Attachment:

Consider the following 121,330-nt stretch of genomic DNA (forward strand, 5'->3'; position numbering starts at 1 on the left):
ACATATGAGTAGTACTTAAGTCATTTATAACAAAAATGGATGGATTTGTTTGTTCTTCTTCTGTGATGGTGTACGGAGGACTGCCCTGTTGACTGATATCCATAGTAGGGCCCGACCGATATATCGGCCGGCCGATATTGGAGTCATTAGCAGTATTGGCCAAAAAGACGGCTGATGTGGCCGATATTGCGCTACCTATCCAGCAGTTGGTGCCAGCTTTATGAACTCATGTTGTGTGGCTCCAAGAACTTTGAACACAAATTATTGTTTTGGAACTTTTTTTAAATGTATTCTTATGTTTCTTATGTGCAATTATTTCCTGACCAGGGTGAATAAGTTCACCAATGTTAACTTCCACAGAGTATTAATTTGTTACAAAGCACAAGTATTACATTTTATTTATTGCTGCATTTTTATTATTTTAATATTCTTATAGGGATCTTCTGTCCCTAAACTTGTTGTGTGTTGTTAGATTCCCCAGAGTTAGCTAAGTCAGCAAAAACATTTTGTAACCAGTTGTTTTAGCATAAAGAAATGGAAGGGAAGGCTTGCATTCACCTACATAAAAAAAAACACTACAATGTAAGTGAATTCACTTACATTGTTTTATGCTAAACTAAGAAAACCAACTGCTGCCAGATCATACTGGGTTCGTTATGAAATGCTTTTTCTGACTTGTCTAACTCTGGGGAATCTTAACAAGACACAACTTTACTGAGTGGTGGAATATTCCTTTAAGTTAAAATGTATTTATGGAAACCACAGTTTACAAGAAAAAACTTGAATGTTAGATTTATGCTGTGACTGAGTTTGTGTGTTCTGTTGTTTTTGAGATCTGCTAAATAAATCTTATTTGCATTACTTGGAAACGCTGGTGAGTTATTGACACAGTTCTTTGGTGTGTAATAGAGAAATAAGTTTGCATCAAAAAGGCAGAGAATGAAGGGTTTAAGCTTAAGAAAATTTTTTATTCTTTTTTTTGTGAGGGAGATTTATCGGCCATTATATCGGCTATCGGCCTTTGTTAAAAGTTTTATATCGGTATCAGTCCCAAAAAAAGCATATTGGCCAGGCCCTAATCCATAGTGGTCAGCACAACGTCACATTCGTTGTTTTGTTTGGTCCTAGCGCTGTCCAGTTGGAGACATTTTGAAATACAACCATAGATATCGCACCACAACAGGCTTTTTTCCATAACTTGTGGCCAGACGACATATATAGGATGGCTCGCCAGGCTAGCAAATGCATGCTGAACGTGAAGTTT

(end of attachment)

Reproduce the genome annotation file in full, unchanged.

Consider the following 121,330-nt stretch of genomic DNA (forward strand, 5'->3'; position numbering starts at 1 on the left):
ACATATGAGTAGTACTTAAGTCATTTATAACAAAAATGGATGGATTTGTTTGTTCTTCTTCTGTGATGGTGTACGGAGGACTGCCCTGTTGACTGATATCCATAGTAGGGCCCGACCGATATATCGGCCGGCCGATATTGGAGTCATTAGCAGTATTGGCCAAAAAGACGGCTGATGTGGCCGATATTGCGCTACCTATCCAGCAGTTGGTGCCAGCTTTATGAACTCATGTTGTGTGGCTCCAAGAACTTTGAACACAAATTATTGTTTTGGAACTTTTTTTAAATGTATTCTTATGTTTCTTATGTGCAATTATTTCCTGACCAGGGTGAATAAGTTCACCAATGTTAACTTCCACAGAGTATTAATTTGTTACAAAGCACAAGTATTACATTTTATTTATTGCTGCATTTTTATTATTTTAATATTCTTATAGGGATCTTCTGTCCCTAAACTTGTTGTGTGTTGTTAGATTCCCCAGAGTTAGCTAAGTCAGCAAAAACATTTTGTAACCAGTTGTTTTAGCATAAAGAAATGGAAGGGAAGGCTTGCATTCACCTACATAAAAAAAAACACTACAATGTAAGTGAATTCACTTACATTGTTTTATGCTAAACTAAGAAAACCAACTGCTGCCAGATCATACTGGGTTCGTTATGAAATGCTTTTTCTGACTTGTCTAACTCTGGGGAATCTTAACAAGACACAACTTTACTGAGTGGTGGAATATTCCTTTAAGTTAAAATGTATTTATGGAAACCACAGTTTACAAGAAAAAACTTGAATGTTAGATTTATGCTGTGACTGAGTTTGTGTGTTCTGTTGTTTTTGAGATCTGCTAAATAAATCTTATTTGCATTACTTGGAAACGCTGGTGAGTTATTGACACAGTTCTTTGGTGTGTAATAGAGAAATAAGTTTGCATCAAAAAGGCAGAGAATGAAGGGTTTAAGCTTAAGAAAATTTTTTATTCTTTTTTTTGTGAGGGAGATTTATCGGCCATTATATCGGCTATCGGCCTTTGTTAAAAGTTTTATATCGGTATCAGTCCCAAAAAAAGCATATTGGCCAGGCCCTAATCCATAGTGGTCAGCACAACGTCACATTCGTTGTTTTGTTTGGTCCTAGCGCTGTCCAGTTGGAGACATTTTGAAATACAACCATAGATATCGCACCACAACAGGCTTTTTTCCATAACTTGTGGCCAGACGACATATATAGGATGGCTCGCCAGGCTAGCAAATGCATGCTGAACGTGAAGTTT